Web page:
|MadSci Network: Environment & Ecology|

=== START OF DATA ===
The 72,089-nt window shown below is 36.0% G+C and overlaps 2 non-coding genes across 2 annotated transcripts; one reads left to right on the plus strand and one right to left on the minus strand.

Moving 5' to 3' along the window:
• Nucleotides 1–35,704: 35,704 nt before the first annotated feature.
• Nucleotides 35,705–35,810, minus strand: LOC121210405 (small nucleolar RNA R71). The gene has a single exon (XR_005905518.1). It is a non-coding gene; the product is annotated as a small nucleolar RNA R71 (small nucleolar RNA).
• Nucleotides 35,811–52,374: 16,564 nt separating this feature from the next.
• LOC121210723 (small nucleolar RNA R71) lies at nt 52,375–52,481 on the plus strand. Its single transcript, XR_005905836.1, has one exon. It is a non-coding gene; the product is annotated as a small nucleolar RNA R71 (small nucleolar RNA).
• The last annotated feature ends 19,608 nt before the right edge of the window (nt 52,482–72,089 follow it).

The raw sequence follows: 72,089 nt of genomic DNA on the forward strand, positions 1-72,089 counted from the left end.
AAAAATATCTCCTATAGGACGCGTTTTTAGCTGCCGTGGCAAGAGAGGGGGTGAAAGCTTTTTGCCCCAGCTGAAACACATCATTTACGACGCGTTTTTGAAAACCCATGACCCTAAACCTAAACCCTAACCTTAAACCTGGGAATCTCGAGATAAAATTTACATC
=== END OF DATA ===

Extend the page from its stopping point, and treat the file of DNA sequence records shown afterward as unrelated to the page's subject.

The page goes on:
I assume that by 'colonization,' you mean European colonization. There have actually been two "colonizations" of Australia. The first was approximately 35,000 - 40,000 years ago, when the aborigines arrived on the continent. They brought dingoes with them, a new predator that is thought to have had a devastating effect on wildlife there. The second was around 1800, when Europeans arrived in Australia, bringing dogs, guns, rats, cows, goats, agriculture, rabbits, and foxes, among other things. Extinctions from the first colonization are difficult to determine, because fossil records are always spotty at best. There is a lot of debate over whether extinctions in the last 30,000 years were caused by man (overhunting) or by other factors, such as climate. About 50 animal species are thought to have gone extinct between the first and second colonizations. Most of those are mammals, with a few reptiles and bird species, including the large flightless moa. In that same time, North America was colonized by humans, and some three dozen large animal species went extinct--again, there is a lot of debate over whether humans were the sole cause, only a partial cause, or not involved at all. By contrast, most of the extinctions since European colonization can be traced more or less directly to the hand of man. In Australia, about 22 mammal species, but no bird species, have gone extinct since Europeans arrived there. It is interesting to note that although Australia is often held up as an example of how man can drive creatures extinct, the same number of mammal species (22) have gone extinct in North America since colonization in about 1600, plus eight bird species. The most alarming part of this is to compare the rates of extinction: in Australia, about 50 species over 30,000 years--and then nearly half that number in the last 200 years. Note, too, that none of these figures include extinction of insect species, which we have no reliable way of tracking, because fossil records and historical records are so poor for them. (A valuable source of information for this answer was Jared Diamond's article: "Historical Extinctions: A Rosetta Stone for Understanding Prehistoric Extinctions" in Quaternary Extinctions, Paul Martin and Richard Klein, eds., 1984, along with other articles in that publication.)
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